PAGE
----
The Hyperion XP-1 is this week’s mega-power hypercar concept, but this one’s powered by hydrogen. Hydrogen-powered cars are still far from popular - although a hydrogen BMW X5 has been confirmed - but the Hyperion looks to be a halo model for the futuristic fuel.
Obviously the styling is bold and outlandish, and the GTbyCitroen vibes it’s giving off are welcome. We’re told it has a titanium reinforced composite bodywork, ‘v-wing’ doors, a Kevlar diffuser and active aerodynamic side blades. A company spokesperson says this is how the actual production car will look, but the electronically tinted canopy and moving solar panels seem like pure concept fodder. The position of the number plate seems like an afterthought, while we can’t imagine the pointy front end will please pedestrian safety bods.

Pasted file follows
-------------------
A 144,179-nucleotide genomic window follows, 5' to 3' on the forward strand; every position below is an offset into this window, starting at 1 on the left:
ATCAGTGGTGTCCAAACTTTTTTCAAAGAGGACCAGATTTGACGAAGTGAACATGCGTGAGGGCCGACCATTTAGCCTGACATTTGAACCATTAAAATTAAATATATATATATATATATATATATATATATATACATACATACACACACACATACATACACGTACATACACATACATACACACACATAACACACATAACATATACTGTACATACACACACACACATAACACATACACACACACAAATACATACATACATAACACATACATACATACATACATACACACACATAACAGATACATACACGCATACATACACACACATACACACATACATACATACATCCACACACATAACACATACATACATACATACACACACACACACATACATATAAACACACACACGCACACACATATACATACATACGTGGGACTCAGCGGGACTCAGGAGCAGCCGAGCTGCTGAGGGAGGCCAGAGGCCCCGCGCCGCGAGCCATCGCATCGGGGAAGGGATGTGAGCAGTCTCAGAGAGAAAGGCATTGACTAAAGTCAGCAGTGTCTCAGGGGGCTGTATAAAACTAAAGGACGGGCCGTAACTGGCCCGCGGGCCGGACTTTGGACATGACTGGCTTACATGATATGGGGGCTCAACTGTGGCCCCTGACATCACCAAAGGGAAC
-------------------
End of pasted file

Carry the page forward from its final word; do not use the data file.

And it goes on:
We don’t get a real look at the interior, but Hyperion says it packs a 98-inch curved display and gesture control technology, presumably because the screen is so vast. If true, it’ll dwarf Cadillac’s 38-inch screen. The seats are carbon fibre with leather upholstery, apparently.
The performance stats are suitably optimistic, as the car is claimed to hit 0-60mph in 2.2 seconds on the way to a 221mph top speed. Slightly faster than a Honda Clarity or Toyota Mirai, then. An XP-1 can also manage a range of 1016 miles on a tank of hydrogen, according to its maker, and can be refilled in just a few minutes. It almost makes you wonder why no established supercar brand has produced a hydrogen flagship.
With a carbon titanium monocoque and aluminium alloy suspension (with independent double wishbones), the XP-1 weighs just a tonne.
Set to be built in America, the Hyperion XP-1 is slated to be produced from 2022. Only 300 cars will be produced and customers will have extensive customisation options. Prices haven’t been revealed yet, but expect a price similar “to other supercars of this performance level”. If the Lotus Evija and GMA T.50 are anything to go by, you’ll need to spend a couple of million pounds.
What do you think of the Hyperion XP-1? The real future of supercar dreams, or mere pie-in-the-sky?